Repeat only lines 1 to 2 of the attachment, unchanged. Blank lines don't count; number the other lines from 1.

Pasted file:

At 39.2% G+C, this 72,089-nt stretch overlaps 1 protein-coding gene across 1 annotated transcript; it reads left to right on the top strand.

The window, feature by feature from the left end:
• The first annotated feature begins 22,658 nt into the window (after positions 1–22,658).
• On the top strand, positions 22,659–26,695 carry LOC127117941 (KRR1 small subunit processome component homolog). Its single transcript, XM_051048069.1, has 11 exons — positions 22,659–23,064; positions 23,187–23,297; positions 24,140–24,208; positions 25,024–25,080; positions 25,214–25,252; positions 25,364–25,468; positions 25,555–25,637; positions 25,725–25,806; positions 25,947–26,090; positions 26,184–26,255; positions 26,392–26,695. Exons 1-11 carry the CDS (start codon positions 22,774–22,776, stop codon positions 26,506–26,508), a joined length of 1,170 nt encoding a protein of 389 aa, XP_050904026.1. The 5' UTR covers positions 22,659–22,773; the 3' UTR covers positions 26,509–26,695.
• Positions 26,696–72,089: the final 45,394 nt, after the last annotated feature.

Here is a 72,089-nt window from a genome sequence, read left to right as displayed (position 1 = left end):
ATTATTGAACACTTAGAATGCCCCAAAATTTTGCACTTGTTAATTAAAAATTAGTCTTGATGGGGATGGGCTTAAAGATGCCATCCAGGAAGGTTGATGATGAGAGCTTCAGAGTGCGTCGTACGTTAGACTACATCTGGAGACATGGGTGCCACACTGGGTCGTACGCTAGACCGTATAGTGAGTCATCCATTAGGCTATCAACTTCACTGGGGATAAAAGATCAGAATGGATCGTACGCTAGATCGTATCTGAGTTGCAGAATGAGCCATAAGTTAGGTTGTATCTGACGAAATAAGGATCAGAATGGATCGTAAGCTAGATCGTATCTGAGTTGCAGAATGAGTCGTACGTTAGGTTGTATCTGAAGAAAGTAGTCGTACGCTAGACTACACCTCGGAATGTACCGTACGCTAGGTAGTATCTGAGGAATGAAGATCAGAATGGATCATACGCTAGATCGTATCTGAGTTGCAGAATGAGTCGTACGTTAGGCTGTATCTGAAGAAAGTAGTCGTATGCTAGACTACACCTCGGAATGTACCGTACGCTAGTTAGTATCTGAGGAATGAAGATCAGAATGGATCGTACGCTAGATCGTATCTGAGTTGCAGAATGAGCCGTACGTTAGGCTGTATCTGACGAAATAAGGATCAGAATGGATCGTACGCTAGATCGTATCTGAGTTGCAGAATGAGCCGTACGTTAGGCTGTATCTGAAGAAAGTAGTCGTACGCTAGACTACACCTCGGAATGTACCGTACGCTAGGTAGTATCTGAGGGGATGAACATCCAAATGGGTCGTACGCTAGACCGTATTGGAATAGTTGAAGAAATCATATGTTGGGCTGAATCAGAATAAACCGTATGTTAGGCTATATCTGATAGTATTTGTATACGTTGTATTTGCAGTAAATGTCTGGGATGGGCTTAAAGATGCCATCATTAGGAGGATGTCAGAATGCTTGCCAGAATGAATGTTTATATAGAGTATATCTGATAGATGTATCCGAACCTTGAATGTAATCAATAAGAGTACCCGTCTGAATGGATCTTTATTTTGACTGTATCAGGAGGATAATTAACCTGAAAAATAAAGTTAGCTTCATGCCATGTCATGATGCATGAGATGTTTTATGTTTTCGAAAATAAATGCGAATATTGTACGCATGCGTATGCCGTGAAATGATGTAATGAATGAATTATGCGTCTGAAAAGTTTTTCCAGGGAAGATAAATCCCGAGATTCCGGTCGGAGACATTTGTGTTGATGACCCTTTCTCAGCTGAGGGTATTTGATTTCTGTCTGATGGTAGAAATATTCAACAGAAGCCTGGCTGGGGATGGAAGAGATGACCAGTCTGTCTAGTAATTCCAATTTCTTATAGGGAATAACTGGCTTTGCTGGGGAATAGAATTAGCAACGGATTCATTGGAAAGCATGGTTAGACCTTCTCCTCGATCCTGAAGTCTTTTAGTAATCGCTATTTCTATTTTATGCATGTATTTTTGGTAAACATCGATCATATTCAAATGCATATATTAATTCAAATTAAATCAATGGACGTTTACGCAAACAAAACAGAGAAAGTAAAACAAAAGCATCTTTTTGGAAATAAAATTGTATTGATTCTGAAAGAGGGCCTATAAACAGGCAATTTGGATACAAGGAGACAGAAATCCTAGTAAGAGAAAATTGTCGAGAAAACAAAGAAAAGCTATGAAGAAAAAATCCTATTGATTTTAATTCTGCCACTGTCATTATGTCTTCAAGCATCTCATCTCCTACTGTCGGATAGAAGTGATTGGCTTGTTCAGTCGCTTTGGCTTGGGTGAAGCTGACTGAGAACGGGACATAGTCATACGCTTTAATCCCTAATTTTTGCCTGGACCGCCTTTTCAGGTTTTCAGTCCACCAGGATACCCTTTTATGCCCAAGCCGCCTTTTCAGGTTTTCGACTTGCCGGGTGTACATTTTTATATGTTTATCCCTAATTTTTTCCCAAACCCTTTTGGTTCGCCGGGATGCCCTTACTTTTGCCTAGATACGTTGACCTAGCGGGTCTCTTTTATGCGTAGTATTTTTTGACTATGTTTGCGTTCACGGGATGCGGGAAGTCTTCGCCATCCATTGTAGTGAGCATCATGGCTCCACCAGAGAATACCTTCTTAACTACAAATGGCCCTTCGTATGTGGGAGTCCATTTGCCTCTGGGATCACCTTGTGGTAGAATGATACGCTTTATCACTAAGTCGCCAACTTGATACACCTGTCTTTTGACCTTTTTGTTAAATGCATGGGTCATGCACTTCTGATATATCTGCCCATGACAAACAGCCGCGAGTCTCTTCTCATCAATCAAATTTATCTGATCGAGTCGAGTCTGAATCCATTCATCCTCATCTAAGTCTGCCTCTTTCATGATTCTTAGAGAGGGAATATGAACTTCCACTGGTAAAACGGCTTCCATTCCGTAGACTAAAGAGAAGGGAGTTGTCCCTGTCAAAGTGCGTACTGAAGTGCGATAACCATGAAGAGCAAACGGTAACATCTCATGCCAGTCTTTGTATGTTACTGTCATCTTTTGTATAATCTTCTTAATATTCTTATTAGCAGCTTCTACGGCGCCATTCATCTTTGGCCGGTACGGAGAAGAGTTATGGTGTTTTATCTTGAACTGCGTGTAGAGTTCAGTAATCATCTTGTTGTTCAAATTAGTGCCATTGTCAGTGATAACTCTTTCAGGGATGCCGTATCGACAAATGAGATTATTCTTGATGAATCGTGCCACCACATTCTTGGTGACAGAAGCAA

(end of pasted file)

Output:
At 39.2% G+C, this 72,089-nt stretch overlaps 1 protein-coding gene across 1 annotated transcript; it reads left to right on the top strand.

The window, feature by feature from the left end: